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It is never a good sign when a technician says a patient is not happy when exiting the exam lane. I do not like to go in these rooms. Having worked in the refractive surgery world, I know how to calm most patients down.
In most cases, the surgery did not meet the patient’s expectations.
Reasons for this include:
• Post-operative pain
• Blurry vision
• Dry eyes
• Increased ocular surface disease
• Patients saying, “It was expensive, “My result was not perfect” and “I can’t read”
In this case, my patient was returning one week after his cataract surgery, and he had undergone LASIK 15 years ago. My patient reported he could read. Because distance vision was the goal, he was upset. The patient’s previous LASIK complicated his intraocular lens (IOL) calculations.
At one week after the second eye, he was 20/20 at near and computer but unable to see far away.
Surgeons strive to minimize postoperative refractive errors using modern biometry, and some patients pay extra for intraoperative aberrometry to reduce the risk of residual refractive error.
Patients with a history of refractive surgery are more likely to suffer from residual refractive error after cataract surgery.
Here are nine reasons patients may not receive the optimum IOL power.
1. Poor ocular surface affecting corneal measurement
Corneal curvature is required for IOL calculations. Unstable tear film, keratitis, dry eye, and epithelial basement membrane dystrophy (EBMD) are common causes of unstable and— therefore—erroneous corneal curvature measurements.
Ocular surface disease should be addressed prior to referral for cataract surgery.
2. Contact lens wear was not discontinued for enough time
If the cornea does not return to its natural shape prior to measurement, the corneal power will be inaccurate.
Note that contact lenses must be removed prior to measurement and not the actual surgery day because the corneal power measurement is typically performed prior to surgery.
Gas permeable contact lens patients should wear glasses for several weeks prior to measurement for best results. Repeated keratometry and/or topography measurements should be stable prior to being referred for IOL measurement testing.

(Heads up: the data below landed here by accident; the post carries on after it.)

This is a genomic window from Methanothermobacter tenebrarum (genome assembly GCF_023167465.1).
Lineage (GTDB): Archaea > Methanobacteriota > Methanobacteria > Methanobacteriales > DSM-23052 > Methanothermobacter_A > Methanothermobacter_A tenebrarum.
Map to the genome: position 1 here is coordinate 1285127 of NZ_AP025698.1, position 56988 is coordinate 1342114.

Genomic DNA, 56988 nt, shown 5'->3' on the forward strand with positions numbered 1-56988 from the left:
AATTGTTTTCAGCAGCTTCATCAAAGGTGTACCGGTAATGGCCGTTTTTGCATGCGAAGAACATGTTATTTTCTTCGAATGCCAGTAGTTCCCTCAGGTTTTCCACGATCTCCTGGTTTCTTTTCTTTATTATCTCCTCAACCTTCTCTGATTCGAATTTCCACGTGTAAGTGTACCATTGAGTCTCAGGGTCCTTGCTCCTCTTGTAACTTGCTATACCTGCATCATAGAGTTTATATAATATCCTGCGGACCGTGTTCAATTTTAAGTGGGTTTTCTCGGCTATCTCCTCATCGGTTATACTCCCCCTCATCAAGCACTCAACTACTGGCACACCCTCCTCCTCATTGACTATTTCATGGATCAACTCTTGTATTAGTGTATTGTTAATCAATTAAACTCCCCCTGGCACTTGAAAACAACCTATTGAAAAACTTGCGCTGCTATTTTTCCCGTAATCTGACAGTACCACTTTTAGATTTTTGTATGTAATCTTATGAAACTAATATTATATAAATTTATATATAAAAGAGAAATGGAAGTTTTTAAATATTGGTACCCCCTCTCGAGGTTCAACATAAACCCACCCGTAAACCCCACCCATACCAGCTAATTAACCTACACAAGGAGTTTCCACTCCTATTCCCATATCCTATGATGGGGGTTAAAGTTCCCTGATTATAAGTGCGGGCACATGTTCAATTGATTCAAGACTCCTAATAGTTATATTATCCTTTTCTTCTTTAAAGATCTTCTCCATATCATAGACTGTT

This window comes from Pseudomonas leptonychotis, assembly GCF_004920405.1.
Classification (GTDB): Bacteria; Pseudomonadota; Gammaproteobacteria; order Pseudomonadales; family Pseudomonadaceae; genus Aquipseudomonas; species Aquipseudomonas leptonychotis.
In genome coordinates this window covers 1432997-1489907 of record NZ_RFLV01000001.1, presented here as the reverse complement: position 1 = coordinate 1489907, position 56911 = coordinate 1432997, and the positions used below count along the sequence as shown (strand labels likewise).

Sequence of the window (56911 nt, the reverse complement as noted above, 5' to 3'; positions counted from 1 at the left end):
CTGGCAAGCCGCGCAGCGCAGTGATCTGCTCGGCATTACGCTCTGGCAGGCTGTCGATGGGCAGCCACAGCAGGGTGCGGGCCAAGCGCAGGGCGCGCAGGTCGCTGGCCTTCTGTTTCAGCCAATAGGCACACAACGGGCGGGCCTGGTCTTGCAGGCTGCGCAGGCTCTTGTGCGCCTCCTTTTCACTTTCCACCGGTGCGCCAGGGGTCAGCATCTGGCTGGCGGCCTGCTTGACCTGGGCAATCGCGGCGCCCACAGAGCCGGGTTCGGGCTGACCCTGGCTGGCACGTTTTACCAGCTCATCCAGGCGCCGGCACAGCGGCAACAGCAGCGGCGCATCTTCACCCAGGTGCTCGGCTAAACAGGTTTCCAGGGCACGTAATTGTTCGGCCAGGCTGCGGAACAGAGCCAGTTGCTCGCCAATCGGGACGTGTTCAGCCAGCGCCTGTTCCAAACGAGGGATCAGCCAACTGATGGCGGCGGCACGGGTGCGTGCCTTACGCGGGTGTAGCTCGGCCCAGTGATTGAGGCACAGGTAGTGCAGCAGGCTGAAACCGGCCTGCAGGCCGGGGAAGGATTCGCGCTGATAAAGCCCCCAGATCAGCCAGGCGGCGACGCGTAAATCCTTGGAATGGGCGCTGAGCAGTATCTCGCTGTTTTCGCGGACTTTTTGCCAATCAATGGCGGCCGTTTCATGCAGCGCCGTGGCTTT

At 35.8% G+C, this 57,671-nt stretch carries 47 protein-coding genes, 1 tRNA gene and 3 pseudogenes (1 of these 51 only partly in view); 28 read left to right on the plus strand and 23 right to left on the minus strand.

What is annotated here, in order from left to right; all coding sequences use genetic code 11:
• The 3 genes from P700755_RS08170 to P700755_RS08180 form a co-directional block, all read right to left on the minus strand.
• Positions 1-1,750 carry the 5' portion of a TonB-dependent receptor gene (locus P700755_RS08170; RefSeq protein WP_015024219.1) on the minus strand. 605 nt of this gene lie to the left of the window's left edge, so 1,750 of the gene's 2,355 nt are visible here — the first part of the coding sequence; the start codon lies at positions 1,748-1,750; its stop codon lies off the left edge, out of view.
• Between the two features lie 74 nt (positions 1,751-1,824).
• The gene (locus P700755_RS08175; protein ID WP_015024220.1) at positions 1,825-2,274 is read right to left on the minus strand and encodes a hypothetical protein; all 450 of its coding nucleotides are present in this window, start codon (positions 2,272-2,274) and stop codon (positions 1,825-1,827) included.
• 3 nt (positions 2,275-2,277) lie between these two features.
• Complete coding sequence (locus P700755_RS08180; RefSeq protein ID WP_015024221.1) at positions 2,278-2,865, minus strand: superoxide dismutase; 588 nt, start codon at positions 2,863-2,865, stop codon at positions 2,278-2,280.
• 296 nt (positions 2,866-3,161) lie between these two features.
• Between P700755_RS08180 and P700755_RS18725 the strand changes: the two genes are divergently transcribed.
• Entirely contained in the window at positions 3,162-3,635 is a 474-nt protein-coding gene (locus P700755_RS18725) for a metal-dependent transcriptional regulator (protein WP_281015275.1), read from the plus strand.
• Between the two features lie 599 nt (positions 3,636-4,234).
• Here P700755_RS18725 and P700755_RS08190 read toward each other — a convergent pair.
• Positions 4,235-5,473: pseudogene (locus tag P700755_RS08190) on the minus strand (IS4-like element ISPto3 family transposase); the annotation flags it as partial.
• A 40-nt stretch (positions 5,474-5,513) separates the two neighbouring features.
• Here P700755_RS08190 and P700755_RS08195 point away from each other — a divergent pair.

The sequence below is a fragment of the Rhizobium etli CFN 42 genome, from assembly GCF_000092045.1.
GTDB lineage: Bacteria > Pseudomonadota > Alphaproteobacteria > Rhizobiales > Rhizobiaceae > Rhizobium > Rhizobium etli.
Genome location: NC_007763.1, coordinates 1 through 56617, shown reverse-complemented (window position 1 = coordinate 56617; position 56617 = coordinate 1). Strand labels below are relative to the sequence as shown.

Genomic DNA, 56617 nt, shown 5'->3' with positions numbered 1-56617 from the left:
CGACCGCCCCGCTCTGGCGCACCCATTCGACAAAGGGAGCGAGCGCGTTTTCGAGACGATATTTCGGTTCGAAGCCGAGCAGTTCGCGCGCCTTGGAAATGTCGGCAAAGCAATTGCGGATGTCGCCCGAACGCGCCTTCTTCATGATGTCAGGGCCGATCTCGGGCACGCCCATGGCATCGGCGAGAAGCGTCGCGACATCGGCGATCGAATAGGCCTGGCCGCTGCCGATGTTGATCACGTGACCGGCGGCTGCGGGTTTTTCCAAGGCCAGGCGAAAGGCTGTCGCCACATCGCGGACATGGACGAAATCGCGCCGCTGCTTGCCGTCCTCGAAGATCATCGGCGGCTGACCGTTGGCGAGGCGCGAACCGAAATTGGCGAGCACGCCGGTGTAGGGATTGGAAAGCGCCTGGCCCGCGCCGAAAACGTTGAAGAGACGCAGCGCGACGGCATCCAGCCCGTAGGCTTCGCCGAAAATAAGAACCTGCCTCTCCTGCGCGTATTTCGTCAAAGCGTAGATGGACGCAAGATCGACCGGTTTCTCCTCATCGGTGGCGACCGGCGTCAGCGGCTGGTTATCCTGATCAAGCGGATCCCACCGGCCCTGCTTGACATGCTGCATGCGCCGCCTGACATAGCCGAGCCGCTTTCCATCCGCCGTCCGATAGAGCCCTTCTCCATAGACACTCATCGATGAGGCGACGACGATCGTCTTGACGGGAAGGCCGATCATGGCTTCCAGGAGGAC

3. Corneal measurements performed after cornea was touched with Goldmann tonometer
Goldmann tonometry changes the corneal power. All IOL measurements should be performed prior to administering drops or touching the cornea. See Table 1.
4. Extremely short or long axial lengths results in calculation errors
The average axial length is 23.30 mm. Errors may occur using IOL calculation formulas in short eyes (<22 mm) and long eyes (>25 mm).
Axial length errors are amplified in short eyes. Posterior staphyloma results in elongated axial lengths, leading to postoperative hyperopia. See Table 1.
|Factor||Error||Error in postoperative refraction (D)|
|IOL power||1.00 D||0.67D|
|Axial length||0.50 mm||1.25D|
|IOL position||0.50 mm||1.00D|
5. Shallow or deep anterior chambers are directly related to effective lens position (ELP)
ELP is the distance of the principal plane of the IOL from the cornea. A deep chamber in a hyperope will introduce error into the measurements. See Table 1.
6. Keratorefractive surgery (KRS, such as radial keratotomy, Lasik, or PRK) results in reduced precision of corneal power measurement
Biometry for IOL calculations assumes the natural spherical curvature of the cornea, which is directly altered by KRS.
Changing the central cornea shape, and possibly the posterior corneal curvature, alters this math. Most of our vision occurs within the central effective zone, which many devices do not measure.
The greater the amount of excimer treatment (and greater the change in corneal curvature), the greater than error.
Theoretically, myopic treatments require an increase in IOL power. Hyperopic treatments require a decrease in IOL power. RK incisions typically cause a hyperopic result, increasing with the amount of incisions.1 See Table 1.
6. The IOL is inserted upside down
Inadvertent insertion of a posterior chamber intraocular lens with a reversed front to back orientation will result in residual refractive error in a single-piece IOL.
7. Unpredictability of final effective lens position
ELP in the original IOL calculation formulae was a constant because most implants were anterior chamber lenses.
Posterior chamber lenses sit farther back, introducing more error into the calculations.
8. Even in a perfect situation, there are limitations to the precision and accuracy of biometric measurement
This testing is typically performed by technicians, who may not be detailed-oriented. The tests are performed on living, breathing patients in a clinical environment that is often busy.
1. Ladi JS. Prevention and correction of residual refractive errors after cataract surgery. J Clin Ophthalmol Res. 2017;5:45-50.
2. Amon M, Kahraman G. Enhancement of refractive results after intraocular lens implantation. European Ophthalmic Review. 2011,5(1):59-61.